MILLER: DRR's at an IndyCar crossroads

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MILLER: DRR's at an IndyCar crossroads


MILLER: DRR's at an IndyCar crossroads


Not many racing teams start out like Dreyer & Reinbold did: in Victory Lane.

It was 20 years ago at Orlando when Robbie Buhl stormed from 22nd to win the Indy Racing League season-opener on debut of Dennis Reinbold’s modest operation. It was either the best or worst thing that could have happened, because it put the hook in the Indianapolis car dealer, and today he’s still fishing for success.

But after six years as an Indy 500-only competitor and this year’s expanded program, when DRR competed in four additional races, Reinbold is reevaluating everything about the future. He’ll keep playing in May only if that’s fate, but he’s looking for a way to ramp things up and return to full-time status.

“I want to figure out a way to improve our team and grow, and hopefully do more races if that’s in the cards,” says Reinbold, who grew up with racing in his blood as the grandson of “Pop” Dreyer. “Adding an investor or more sponsorship to get us to full-time is the goal. But status quo is not fine with us, and it’s no fun to run in the back. I don’t want to just participate.”

DRR Racing is not your average part-time IndyCar team. There are 10 full-time employees on the payroll and another wave of part-timers that keep busy with special projects. The team has also been full-time in rallycross since 2013, with numerous wins (16) and podiums each year, winning or finishing second in the Lites Championship the last five years.

“We have invested in our rallycross program in order to compete for wins and championships, and need to take this same approach toward IndyCar continuing to improve our results,” says Reinbold.

“I’m proud of the fact we don’t have massive layoffs at the end of the season and keep people working so we don’t have to start over every year. It’s difficult to revamp your work force.”

Almost as difficult as being part-timers in IndyCar.

After six years as of watching his team compete on a part-time basis, Dennis Reinbold is looking for ways to plot a different course for Dryer & Reinbold’s future. Levitt/Motorsport Images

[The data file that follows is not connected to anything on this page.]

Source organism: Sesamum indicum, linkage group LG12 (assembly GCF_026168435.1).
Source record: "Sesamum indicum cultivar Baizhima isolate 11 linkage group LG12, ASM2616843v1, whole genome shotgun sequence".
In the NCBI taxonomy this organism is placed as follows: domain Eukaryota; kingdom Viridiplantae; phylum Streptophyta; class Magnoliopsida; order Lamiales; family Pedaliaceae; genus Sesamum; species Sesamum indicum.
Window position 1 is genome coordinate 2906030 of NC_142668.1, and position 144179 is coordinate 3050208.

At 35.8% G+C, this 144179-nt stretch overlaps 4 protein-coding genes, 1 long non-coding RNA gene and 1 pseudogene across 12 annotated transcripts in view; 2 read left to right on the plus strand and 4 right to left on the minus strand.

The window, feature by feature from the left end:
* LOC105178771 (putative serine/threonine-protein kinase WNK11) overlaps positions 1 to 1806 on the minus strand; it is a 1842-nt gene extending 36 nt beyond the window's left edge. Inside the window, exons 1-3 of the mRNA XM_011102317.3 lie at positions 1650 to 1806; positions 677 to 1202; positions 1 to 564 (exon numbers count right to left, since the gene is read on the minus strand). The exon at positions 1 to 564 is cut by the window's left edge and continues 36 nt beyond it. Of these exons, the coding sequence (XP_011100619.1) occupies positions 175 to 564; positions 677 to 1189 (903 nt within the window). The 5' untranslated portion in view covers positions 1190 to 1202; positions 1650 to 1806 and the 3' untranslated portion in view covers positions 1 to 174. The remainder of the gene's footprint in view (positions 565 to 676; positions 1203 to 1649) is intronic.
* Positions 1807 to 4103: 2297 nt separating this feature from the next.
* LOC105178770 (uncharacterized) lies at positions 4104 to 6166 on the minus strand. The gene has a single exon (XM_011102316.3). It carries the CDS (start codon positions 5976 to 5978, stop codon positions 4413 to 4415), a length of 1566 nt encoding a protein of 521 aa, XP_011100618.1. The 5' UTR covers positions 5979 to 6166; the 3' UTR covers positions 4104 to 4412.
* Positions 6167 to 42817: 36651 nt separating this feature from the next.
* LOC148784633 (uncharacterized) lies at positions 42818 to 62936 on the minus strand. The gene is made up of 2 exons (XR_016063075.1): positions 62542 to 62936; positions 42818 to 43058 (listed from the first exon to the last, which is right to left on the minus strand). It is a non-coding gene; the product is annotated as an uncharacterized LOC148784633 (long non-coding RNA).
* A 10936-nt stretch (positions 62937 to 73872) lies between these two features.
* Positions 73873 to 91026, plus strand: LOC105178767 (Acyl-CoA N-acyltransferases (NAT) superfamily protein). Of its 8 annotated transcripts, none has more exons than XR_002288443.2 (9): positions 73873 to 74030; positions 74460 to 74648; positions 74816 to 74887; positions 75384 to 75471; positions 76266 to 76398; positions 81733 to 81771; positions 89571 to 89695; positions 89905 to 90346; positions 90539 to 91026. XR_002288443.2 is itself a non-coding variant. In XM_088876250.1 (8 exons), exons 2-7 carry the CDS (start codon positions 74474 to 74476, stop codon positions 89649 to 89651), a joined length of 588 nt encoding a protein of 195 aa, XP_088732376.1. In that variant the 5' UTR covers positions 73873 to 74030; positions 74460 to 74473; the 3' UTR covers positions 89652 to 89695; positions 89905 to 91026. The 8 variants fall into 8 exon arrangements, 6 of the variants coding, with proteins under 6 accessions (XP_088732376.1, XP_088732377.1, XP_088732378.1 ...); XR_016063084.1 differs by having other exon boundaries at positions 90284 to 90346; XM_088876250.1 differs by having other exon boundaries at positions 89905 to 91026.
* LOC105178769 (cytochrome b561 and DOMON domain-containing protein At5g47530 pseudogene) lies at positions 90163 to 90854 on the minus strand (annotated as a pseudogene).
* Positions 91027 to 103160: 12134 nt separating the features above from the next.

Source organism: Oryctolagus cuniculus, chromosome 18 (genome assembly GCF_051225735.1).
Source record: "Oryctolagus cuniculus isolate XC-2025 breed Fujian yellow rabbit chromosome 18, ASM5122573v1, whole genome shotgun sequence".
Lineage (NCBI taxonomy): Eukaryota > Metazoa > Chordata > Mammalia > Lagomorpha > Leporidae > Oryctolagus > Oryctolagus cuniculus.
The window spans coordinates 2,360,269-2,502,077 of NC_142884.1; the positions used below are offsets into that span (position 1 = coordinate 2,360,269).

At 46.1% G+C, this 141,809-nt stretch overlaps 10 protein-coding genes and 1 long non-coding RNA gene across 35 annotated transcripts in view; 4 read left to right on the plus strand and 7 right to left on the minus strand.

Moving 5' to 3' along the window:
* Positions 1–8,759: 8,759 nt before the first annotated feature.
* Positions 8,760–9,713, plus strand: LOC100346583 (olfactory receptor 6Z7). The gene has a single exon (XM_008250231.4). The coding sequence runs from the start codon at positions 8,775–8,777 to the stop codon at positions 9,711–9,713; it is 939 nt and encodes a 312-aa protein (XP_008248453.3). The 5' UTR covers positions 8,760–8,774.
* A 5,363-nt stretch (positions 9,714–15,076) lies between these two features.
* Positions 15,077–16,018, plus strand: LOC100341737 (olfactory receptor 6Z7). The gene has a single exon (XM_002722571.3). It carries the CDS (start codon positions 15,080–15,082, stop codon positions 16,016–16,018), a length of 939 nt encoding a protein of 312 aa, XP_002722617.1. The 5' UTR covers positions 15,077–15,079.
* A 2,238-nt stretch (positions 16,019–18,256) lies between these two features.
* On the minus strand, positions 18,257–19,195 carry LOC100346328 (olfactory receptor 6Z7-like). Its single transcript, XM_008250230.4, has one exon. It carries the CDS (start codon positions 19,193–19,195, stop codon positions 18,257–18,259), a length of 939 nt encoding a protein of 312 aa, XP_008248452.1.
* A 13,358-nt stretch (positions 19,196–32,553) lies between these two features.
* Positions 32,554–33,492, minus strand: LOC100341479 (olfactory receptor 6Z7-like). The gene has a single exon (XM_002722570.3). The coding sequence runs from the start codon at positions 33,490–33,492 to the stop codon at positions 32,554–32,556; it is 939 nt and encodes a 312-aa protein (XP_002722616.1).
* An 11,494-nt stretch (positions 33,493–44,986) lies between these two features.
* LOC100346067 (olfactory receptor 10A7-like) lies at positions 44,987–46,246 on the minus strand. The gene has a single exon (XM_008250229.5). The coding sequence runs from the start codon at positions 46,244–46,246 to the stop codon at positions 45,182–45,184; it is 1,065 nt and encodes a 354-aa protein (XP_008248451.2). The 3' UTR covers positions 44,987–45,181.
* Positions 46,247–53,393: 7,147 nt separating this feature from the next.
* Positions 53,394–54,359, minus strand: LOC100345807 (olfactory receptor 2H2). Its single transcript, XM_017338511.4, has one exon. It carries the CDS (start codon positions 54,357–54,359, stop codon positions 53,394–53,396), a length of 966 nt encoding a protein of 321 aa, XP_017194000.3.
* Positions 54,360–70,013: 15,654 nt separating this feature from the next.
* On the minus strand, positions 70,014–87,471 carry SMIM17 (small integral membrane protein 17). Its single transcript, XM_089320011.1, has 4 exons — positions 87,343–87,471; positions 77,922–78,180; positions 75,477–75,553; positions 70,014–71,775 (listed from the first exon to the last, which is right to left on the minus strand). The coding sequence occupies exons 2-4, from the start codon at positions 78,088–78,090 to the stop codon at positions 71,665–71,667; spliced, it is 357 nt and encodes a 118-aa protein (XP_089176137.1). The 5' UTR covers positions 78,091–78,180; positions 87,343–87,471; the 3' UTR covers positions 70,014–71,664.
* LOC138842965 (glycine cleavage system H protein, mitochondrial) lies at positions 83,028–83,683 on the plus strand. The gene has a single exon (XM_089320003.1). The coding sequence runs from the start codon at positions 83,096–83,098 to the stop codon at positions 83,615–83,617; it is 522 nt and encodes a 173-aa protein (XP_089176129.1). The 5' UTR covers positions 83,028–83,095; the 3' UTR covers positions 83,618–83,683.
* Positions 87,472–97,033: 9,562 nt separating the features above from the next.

“Obviously, it’s hard to show up against full-time teams and unload – it’s a hard thing to do,” he agrees. “I’m happy with the quality of cars we put out there and we added a few races this year but it’s certainly more desirable to be full-time. You have that data catalog from being at all the races. I want to up our level of competitiveness and I think our area of weakness is depth.”

‘Dept’h has the same amount of letters as ‘money’, and they’re closely related. Reinbold is the sole owner of this team and while his BMW, Infiniti, Volkswagen, Subaru and MINI dealerships have afforded his wife and two sons a comfortable life, he’s not got the lockboxes or sponsorships of Penske, Ganassi, Andretti or Arrow McLaren SP.

“WIX Filters started with us and Paul Tracy in 2011 at Indy and they’ve also supported our rally car, he says. “They’ve been good and loyal. Just like Dana Mecum and Mecum Auctions, who have been with us since 2013.

“I think IndyCar has worked hard on keeping cost contained as well as they can without sacrificing the on-track product. It’s probably $4-5 million a year to be competitive at a full-time level, and we’re probably $2-3 million away from full-time. We did a little better this year but then the pandemic hit, and I imagine it’s going to take a toll on everyone next year.”

Justin Wilson gave DRR a couple of second-place finishes in 2010, Oriol Servia finished fourth at Indy in 2013 and Sage Karam debuted with a ninth at IMS in 2014 as a teenager. But whether it’s been J.R. Hildebrand or Karam, the Speedway results have been disappointing ever since 2014, and as we witnessed at the recent Harvest GP doubleheader on the IMS road course, even big names like Castroneves and Bourdais struggled with pinch-hitting after being on the sidelines.

Reinbold says he’s got no deal with Karam beyond the finale at St. Pete in two weeks, and told the former Indy Lights champ to look for the best opportunity available. That’s the same advice he’s giving himself.

“We’re at a little bit of a crossroads,” he says. “We have to invest to get the competition side better, and there’s a lot of things to consider. We’ll talk to other people and see if there’s a good fit. I’m looking at it as an opportunity to expand and grow, and I’m not locked into anything.

“The worst case is we’ll continue doing Indy, but that’s not good enough. I want to get back to full-time if there’s any way possible.”